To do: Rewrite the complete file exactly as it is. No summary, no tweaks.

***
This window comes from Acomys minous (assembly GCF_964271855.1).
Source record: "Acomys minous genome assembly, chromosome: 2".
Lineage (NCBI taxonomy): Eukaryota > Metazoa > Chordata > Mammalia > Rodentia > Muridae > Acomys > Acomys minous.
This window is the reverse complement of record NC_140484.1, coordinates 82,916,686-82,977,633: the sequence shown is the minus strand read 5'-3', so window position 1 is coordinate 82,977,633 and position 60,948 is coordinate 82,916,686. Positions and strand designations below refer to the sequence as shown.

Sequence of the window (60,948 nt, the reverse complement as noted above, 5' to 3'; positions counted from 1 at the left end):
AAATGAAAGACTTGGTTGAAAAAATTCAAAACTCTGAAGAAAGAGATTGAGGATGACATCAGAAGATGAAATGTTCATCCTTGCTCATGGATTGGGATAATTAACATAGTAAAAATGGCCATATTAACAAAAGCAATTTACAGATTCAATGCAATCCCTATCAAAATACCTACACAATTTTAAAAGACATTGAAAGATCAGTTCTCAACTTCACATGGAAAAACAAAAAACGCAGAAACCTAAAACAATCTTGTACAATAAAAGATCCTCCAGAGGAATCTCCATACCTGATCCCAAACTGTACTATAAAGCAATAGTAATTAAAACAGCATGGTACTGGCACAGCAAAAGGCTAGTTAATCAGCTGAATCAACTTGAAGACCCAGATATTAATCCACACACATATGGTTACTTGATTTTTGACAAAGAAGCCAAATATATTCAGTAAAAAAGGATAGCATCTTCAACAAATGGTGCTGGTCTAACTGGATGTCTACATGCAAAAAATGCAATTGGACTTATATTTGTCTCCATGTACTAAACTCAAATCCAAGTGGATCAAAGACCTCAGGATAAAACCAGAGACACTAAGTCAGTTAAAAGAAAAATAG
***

This window comes from Acomys minous (assembly GCF_964271855.1).
Source record: "Acomys minous genome assembly, chromosome: 2".
Lineage (NCBI taxonomy): Eukaryota > Metazoa > Chordata > Mammalia > Rodentia > Muridae > Acomys > Acomys minous.
This window is the reverse complement of record NC_140484.1, coordinates 82,916,686-82,977,633: the sequence shown is the minus strand read 5'-3', so window position 1 is coordinate 82,977,633 and position 60,948 is coordinate 82,916,686. Positions and strand designations below refer to the sequence as shown.

Sequence of the window (60,948 nt, the reverse complement as noted above, 5' to 3'; positions counted from 1 at the left end):
AAATGAAAGACTTGGTTGAAAAAATTCAAAACTCTGAAGAAAGAGATTGAGGATGACATCAGAAGATGAAATGTTCATCCTTGCTCATGGATTGGGATAATTAACATAGTAAAAATGGCCATATTAACAAAAGCAATTTACAGATTCAATGCAATCCCTATCAAAATACCTACACAATTTTAAAAGACATTGAAAGATCAGTTCTCAACTTCACATGGAAAAACAAAAAACGCAGAAACCTAAAACAATCTTGTACAATAAAAGATCCTCCAGAGGAATCTCCATACCTGATCCCAAACTGTACTATAAAGCAATAGTAATTAAAACAGCATGGTACTGGCACAGCAAAAGGCTAGTTAATCAGCTGAATCAACTTGAAGACCCAGATATTAATCCACACACATATGGTTACTTGATTTTTGACAAAGAAGCCAAATATATTCAGTAAAAAAGGATAGCATCTTCAACAAATGGTGCTGGTCTAACTGGATGTCTACATGCAAAAAATGCAATTGGACTTATATTTGTCTCCATGTACTAAACTCAAATCCAAGTGGATCAAAGACCTCAGGATAAAACCAGAGACACTAAGTCAGTTAAAAGAAAAATAG